Three Ways: the right way, the wrong way and the Army way.

Unique Leadership Axiom: whether you think it is right or wrong, there are rules to follow: Enduring Values – what the Army way it is about!

America is, and hence all Americans are engaged in a war for survival.

In that war you are leading your life. Whatever the size of your life, individual, family, organization or nation is, your mission is to lead in such a way that you win.

  • For a nation at war, winning is the only thing.
    • If a nation loses, then its future is in the hands of the victor.
  • For the individual in war, winning is a very personal thing.
    • Winning is surviving.

Today as you lead, you will work through many tasks. Whether you win or lose depends on The Way that you handle those tasks.

If you live, lead and function without a guiding set of principles, then you may think it is doing things The Right Way.

Whenever you are confronted with a new task you attack it from who you are. But you have so many facets that you do not always work the same way or even start from the same beliefs every time.

  • Sometimes you just launch on an ego trip.
  • Sometimes your past experience generates a knee-jerk reaction.
  • Sometimes your solution is powered by emotion.
  • Sometimes you just proceed with the traditional solution.
  • Sometimes you have a hard time proceeding because you have a closed mind.
  • Sometimes you do not get much done because you are lazy.
  • Sometimes you have trouble with fitting in.
  • Sometimes you just run with Gut feel.
  • Sometimes you just decide to do it the easy way.
  • Sometimes you look for the cheapest way.
  • Sometimes your approach is to say there is no negotiation.
  • Sometimes you insist on the “new tech” way of doing it.
  • Sometimes you waste a lot of time looking for a better way. And,
  • Sometimes you just turn it into an adventure.

But whichever way you did it, you decided that was The Right Way.

When somebody else works the task you often decide that it was done The Wrong Way.

  • It was the wrong way because your ego did not like it.
  • It was the wrong way because it was done by an outsider.
  • It was the wrong way because it did not match tradition.
  • It was the wrong way because it cost too much.
  • It was the wrong way because it did not use the right tools.
  • It was wrong way because it had a hidden agenda.
  • It was the wrong way for some vague reason; it just did not feel right.

There is another choice, The Army Way. The Army way depends upon developing mutual trust amongst all the players.

I will bet that you have complained about your boss or perhaps had someone complain about you as the boss. Yes, I have had both of those experiences. And both of them were my fault. In the first case the combination of fear and ego directed my behavior. In the second case I failed to lead.

Does the Army do any better than that? Generally the answer is yes, the Army does much better than that. It does so by making loyalty its tool. Loyalty only exists when experience replaces fear with confidence. When I criticized my boss I was not confident in his ability as a leader.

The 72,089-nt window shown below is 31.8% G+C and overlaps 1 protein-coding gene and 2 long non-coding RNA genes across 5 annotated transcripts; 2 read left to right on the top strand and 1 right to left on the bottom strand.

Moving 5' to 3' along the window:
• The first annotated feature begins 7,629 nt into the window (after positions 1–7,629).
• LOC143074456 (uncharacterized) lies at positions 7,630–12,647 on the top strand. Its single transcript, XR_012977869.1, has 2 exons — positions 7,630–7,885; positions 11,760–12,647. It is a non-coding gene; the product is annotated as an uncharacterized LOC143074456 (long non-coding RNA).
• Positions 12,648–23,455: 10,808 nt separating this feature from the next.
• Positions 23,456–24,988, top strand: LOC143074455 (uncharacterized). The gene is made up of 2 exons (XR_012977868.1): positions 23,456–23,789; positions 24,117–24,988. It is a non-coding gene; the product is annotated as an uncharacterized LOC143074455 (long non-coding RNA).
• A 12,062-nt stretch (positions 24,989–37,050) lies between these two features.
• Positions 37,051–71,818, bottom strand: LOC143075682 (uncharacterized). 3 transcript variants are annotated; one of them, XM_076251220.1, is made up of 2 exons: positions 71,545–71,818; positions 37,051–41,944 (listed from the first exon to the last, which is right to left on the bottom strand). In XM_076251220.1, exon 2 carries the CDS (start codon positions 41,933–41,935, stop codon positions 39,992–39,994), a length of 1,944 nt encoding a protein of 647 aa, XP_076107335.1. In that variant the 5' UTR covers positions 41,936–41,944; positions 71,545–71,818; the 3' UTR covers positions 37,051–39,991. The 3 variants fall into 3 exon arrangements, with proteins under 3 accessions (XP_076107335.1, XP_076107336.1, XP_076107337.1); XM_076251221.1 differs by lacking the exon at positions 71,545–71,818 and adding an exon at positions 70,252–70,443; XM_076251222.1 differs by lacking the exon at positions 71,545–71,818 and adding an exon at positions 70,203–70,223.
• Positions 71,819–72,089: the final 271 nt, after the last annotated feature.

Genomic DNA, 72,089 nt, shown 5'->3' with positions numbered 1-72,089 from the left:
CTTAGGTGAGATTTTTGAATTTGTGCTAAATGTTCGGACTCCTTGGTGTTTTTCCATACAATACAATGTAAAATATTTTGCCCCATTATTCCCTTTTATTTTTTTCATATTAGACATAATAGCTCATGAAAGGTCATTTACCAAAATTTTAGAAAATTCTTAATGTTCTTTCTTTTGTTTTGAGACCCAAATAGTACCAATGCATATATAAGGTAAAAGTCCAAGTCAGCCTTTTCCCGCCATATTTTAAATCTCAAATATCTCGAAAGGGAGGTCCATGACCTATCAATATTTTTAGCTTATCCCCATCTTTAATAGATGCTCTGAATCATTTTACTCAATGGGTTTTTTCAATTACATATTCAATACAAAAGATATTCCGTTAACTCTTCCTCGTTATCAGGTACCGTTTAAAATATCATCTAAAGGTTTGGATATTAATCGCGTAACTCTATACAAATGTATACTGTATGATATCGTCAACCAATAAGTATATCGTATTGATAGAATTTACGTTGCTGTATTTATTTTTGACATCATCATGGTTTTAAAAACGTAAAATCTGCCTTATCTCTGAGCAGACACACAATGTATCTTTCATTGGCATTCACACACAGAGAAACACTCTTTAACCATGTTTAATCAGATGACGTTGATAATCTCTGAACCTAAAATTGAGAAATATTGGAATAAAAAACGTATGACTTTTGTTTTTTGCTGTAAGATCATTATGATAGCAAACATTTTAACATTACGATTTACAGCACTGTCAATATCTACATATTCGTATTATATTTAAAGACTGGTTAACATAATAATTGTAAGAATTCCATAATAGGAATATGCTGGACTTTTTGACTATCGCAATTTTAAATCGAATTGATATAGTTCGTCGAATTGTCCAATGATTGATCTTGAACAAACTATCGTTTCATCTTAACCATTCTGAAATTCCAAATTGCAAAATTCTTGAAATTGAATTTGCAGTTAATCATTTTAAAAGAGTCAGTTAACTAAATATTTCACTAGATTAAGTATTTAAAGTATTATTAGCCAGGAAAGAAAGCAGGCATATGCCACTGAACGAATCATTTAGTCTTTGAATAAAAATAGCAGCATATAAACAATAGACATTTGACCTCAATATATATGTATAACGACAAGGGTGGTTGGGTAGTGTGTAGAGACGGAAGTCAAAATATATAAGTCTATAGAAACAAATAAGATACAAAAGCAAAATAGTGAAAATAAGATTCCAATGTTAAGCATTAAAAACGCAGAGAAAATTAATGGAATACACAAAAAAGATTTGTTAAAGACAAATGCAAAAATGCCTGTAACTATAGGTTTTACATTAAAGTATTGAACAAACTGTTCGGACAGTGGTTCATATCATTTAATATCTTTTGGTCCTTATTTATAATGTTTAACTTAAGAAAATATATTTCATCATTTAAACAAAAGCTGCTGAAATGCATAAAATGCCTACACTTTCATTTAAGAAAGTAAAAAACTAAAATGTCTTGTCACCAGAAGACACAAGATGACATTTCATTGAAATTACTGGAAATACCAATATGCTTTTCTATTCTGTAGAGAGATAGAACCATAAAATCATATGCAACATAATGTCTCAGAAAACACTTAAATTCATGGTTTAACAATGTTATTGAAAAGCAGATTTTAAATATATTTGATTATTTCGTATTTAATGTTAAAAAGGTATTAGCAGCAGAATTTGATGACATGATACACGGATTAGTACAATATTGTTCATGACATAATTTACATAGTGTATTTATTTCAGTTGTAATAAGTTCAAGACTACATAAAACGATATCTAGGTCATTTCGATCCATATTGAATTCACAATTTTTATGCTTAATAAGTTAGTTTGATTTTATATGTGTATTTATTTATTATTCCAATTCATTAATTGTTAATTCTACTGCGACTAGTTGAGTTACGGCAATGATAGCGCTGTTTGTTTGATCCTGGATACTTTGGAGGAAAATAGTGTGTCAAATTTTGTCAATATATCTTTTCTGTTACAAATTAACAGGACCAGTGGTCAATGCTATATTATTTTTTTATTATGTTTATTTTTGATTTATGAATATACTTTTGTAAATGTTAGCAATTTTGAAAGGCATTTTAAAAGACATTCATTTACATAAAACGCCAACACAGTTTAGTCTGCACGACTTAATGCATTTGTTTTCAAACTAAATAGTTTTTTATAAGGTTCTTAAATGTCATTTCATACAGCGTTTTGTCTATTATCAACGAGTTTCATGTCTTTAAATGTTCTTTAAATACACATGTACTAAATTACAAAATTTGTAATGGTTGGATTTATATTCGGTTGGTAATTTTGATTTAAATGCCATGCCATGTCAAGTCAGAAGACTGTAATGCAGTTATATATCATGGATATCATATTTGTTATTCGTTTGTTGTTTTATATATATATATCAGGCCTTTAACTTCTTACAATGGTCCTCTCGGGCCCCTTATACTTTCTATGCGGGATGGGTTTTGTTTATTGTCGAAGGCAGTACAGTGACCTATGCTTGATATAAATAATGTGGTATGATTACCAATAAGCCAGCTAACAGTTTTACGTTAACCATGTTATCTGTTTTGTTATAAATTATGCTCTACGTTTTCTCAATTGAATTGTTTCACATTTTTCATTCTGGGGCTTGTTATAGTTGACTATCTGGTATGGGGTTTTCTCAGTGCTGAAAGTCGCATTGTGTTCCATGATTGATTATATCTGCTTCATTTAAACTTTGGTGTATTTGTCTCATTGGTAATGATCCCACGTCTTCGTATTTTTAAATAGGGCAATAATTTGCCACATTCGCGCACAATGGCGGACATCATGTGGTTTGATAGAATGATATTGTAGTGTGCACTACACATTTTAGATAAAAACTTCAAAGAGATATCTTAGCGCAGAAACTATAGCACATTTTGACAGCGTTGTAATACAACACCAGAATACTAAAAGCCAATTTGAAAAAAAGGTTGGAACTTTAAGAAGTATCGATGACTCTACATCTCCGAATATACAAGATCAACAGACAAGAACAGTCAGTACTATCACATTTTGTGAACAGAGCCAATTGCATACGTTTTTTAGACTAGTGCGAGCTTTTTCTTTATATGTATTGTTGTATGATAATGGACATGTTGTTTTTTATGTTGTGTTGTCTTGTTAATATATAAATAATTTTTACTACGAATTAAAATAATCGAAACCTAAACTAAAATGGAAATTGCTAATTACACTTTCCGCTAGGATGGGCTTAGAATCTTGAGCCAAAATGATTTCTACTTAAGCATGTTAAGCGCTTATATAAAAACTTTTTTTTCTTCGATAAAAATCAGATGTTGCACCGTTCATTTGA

In the Army there is a process which I call bidirectional leadership. It establishes a hierarchy of loyalties. We all come equipped with loyalty to ourselves. That is not something that the Army needs to establish. If a soldier does not have intrinsic loyalty to himself, the Army musters him out of the service. However, given the minimum basic personal integrity the soldier then learns a hierarchy of trusts:

  • Loyalty to the unit in which the individual serves.
  • Loyalty to the Army.
  • Loyalty to God.
  • Loyalty to America.

And if you are having trouble with the idea of loyalty to God, then at least accept that the soldier must have loyalty to strong ethical values.

The Army way has its foundation in individual integrity at all levels of the organization. An equivalent civilian idea can be found in the book entitled “WINNERS NEVER CHEAT.” Winning always has a price. However, winning at any price is unacceptable! That is the ultimate cheat. If the price of winning is cheating, it is the critical loss of individual integrity at one of the levels between the bottom rank and the Commanding General. It is unacceptable.

The enduring value of Integrity is the bedrock upon which the Army Way is founded.

Leadership Focus.
In any organization an individual who does not practice bidirectional loyalty becomes the weakest link, the point at which leadership fails, the stress concentration which fractures the unit.

My Take.

If you practice bidirectional leadership in an all parts of your life you will never suffer the grief of being the source of the team’s demise.

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One Response to Three Ways: the right way, the wrong way and the Army way.

  1. Dave says:

    Too bad this wasn’t taken seriously in my army -196

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